The public engagement goes further. Abandoning its traditionally remote and neutral stance as a discreet center of regulatory excellence serving an esoteric scientific purpose, it is moving into overt position-taking and public advocacy. "There are excessive cases of COVID, particularly in unvaccinated people," it tweeted the other day, remarking that "many EU countries have large unvaccinated populations" who "are the most likely to go to hospitals and suffer from severe disease." It went one step further, adding: "We should close the gap between vaccinated and unvaccinated." In similar vein, it is now tweeting recommendations of shifts in personal behavior: "We encourage everybody who is offered a flu vaccine to get the shot and protect themselves and their family, friends, and colleagues." And in connection with the current campaign against antimicrobial resistance, it is itself now campaigning with tweets urging "Let’s educate our children about the risks of antimicrobial resistance and include this topic in family conversations!" and warning that "We cannot get to the point where antibiotics no longer work to treat or prevent infections."

But the latest development crosses a new frontier from the descriptive to the normative. "Pharma companies need to focus more on R&D for innovative medicines against infections," it tweeted in mid-November. "Pharmaceutical companies need to boost research and development." Irrespective of the truth or relevance of this message, the nature of this public communication marks a radically different approach by the agency to the way it presents itself to the world–interventive, persuasive, even combative… and even undaunted in entering into one of the hottest current debates in European medicines policy, about the extent to which the private sector should enjoy autonomy over its operations.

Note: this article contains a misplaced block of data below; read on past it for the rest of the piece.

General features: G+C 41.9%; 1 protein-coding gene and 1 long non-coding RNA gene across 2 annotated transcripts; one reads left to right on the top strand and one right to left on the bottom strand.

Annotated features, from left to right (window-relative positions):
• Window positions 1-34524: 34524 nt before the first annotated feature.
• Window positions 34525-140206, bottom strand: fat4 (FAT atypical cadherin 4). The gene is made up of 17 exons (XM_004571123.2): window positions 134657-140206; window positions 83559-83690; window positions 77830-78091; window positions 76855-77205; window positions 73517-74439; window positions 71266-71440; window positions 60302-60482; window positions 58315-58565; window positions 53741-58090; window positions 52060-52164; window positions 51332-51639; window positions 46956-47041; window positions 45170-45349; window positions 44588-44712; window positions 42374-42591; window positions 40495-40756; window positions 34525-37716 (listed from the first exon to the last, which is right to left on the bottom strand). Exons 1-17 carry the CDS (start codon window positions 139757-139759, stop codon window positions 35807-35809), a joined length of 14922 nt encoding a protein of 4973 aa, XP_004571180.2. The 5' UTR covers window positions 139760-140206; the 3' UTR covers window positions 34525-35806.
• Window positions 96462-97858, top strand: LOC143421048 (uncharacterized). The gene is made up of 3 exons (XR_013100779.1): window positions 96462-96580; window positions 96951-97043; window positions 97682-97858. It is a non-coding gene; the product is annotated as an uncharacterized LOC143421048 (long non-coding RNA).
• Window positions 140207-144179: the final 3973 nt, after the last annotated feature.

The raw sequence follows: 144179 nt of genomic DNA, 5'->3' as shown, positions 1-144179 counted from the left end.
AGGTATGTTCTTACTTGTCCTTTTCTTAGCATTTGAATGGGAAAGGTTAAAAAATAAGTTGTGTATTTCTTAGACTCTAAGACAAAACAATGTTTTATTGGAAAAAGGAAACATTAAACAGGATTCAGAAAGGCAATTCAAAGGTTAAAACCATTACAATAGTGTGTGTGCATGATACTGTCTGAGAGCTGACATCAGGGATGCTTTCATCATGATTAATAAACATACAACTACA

The full implications of this personality mutation have yet to be teased out. But it carries intriguing resonances at a time when the entire EU policy framework for medicines is under review. The amendment to current law governing EMA is just one of a handful of legislative proposals that the European Commission has branded as part of the "European Health Union"–an ambitious but still embryonic concept springing from Commission officials to give the EU more of a say in how member states make their own decisions on medicines.

The EHU brand has yet to achieve enthusiastic endorsement from member states, who are suspicious of a stealthy power grab. But at the same time, member states have not–yet–directly opposed the brand, perhaps sensing that a COVID-weary public might at present be happy to see greater collaboration on health at EU level, and resentful of conspicuous resistance to it from member states. Against this background, EMA's flexing of unsuspected muscles in the public domain takes on another possible interpretation, and raises the inevitable questions as to whether the higher profile is simply the unremarkable consequence of its status at the center of an unprecedented public health emergency, or a conscious bid to boost its own influence over the longer term and on a wider scope.